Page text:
And then that exit poll.
The radicalisation that had been building up came crashing down in a sudden and awful moment of realisation. The realisation that those in the general public, oh so different from the bubble I had populated for the past two years, were not as angry at my perceived injustices as I was. I learnt that, actually, there would be people like me, outside of Durham, that don’t compare themselves to private-schooled kids as I did now. Just as I wouldn’t have had I not attended Durham. The very privilege of attending Durham had afforded me an insight into a world that was simply incomparable to many ordinary people. So they wouldn’t compare at all. As I had written for this blog on my changing views on what it means to be radical; people compare themselves to neighbours, not to bosses. It just so happened, for two years, my neighbours had been rich. Any sort of radicalism I wanted to put to others would have to be based in the world they knew.
So my formation was punctuated, firstly, by my conflict with privilege, but then by May 2015, and the realisation that outrage at inequality itself- that pet peeve that had became all my own and so integral to who I was, nay, am- was not enough to build a convincing case to make change in the world. The realisation of the first gave me the will to change things, and the second gave me the sense of powerlessness that that ‘will’ meant nothing. How do we tackle inequality in a world where two different worlds simply don’t know nor care for the other?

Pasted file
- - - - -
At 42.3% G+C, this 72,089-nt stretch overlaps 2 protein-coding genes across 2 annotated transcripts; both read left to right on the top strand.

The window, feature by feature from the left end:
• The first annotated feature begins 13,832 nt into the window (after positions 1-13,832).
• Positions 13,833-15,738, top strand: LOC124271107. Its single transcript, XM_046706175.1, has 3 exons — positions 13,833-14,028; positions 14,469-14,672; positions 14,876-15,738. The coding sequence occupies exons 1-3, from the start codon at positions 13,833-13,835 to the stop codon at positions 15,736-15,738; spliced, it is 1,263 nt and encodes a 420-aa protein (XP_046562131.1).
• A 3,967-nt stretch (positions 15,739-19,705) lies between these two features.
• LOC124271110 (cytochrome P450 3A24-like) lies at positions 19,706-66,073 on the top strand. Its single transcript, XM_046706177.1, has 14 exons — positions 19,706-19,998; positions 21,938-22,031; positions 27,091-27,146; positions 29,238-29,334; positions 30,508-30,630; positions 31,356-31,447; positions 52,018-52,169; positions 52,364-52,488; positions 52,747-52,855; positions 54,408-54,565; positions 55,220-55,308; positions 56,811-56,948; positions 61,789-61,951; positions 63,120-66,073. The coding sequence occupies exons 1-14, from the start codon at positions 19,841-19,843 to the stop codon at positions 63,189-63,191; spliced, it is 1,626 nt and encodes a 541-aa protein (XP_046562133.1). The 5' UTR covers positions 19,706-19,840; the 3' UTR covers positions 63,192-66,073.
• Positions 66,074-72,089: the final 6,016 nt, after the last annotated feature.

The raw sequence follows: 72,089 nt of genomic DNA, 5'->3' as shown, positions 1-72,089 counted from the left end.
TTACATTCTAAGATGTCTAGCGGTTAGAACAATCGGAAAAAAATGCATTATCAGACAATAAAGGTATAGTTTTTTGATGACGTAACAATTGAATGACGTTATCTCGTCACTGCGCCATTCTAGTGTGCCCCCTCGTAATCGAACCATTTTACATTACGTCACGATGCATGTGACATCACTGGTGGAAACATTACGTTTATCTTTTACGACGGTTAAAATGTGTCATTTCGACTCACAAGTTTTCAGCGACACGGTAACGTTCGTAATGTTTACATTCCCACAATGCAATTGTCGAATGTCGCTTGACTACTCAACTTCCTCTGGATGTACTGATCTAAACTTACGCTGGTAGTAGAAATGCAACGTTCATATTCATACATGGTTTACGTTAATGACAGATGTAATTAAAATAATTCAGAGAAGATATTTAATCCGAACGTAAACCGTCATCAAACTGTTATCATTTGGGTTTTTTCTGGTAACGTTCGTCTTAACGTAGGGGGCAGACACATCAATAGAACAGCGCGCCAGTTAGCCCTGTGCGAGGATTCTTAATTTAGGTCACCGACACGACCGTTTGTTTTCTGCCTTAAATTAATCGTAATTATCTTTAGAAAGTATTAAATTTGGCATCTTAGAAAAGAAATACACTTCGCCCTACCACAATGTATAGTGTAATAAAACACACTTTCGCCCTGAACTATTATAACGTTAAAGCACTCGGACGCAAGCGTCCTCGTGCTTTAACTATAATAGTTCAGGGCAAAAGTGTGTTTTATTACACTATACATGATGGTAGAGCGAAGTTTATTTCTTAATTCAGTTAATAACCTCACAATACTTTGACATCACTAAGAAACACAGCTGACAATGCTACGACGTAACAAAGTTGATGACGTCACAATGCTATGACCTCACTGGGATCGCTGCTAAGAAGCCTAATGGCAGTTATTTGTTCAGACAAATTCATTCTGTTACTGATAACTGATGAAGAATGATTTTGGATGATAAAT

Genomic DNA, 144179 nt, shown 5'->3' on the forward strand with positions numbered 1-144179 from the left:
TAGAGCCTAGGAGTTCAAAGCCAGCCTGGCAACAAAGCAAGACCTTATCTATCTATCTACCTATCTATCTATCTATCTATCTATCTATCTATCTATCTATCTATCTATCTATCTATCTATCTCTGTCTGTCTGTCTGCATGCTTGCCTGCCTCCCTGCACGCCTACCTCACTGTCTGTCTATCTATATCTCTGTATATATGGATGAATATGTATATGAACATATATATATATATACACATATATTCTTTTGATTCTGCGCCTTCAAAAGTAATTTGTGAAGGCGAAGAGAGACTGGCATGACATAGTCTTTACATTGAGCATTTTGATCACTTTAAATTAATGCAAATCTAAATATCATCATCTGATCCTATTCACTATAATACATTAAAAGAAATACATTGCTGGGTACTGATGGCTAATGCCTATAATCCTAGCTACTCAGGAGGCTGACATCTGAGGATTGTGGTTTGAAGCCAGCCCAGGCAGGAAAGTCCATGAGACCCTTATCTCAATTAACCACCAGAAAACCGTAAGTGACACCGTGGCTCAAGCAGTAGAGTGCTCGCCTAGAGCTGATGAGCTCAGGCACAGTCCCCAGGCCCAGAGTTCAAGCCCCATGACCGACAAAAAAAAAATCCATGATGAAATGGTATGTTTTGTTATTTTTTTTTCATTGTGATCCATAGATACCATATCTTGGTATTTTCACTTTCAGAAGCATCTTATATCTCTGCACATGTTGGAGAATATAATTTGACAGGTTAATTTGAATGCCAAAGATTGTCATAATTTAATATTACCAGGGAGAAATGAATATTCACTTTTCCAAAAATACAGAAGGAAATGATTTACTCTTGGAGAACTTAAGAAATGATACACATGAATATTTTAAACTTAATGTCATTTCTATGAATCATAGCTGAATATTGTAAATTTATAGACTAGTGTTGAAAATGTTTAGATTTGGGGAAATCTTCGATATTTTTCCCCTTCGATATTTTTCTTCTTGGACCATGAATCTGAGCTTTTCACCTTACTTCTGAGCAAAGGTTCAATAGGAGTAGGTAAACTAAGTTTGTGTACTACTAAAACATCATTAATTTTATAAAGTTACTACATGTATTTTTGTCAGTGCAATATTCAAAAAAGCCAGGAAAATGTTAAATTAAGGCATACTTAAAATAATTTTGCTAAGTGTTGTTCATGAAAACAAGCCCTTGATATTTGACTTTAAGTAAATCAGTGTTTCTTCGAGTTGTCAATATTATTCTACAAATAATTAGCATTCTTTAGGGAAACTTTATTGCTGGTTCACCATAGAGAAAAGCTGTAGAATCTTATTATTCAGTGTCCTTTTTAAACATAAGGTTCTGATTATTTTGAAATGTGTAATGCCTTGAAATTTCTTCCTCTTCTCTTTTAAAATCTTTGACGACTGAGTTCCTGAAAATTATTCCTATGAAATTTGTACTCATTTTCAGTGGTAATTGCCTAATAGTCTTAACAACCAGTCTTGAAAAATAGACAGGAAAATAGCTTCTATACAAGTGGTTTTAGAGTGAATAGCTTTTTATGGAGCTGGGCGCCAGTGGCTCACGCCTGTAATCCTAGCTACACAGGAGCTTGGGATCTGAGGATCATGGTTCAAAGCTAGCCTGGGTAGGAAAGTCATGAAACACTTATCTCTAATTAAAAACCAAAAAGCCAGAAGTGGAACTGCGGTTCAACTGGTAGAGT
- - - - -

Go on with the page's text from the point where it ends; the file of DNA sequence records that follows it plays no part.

But then, each step has been a learning curve. My bubble had to burst, my sense of injustice had to be challenged; both by intelligent and kind peers I would otherwise be prejudiced against; and less happily by an election that proved not everyone is as outraged as I am about the issues I care about.
That doesn’t mean I am still not outraged. I am very restless to hop aboard that train, for the last time, and leave Durham without looking back. For all the magic, and all the drunken escapades and the things I have learnt, I am very willing to leave it all behind me and get on with the rest of my life back in my modest home that I now realise I took for granted. I have still yet to grow accustomed to someone nonchalantly dropping into conversation that they attended Harrow. I have still yet to grow accustomed to wealth, to grandeur. I don’t want to get used to it.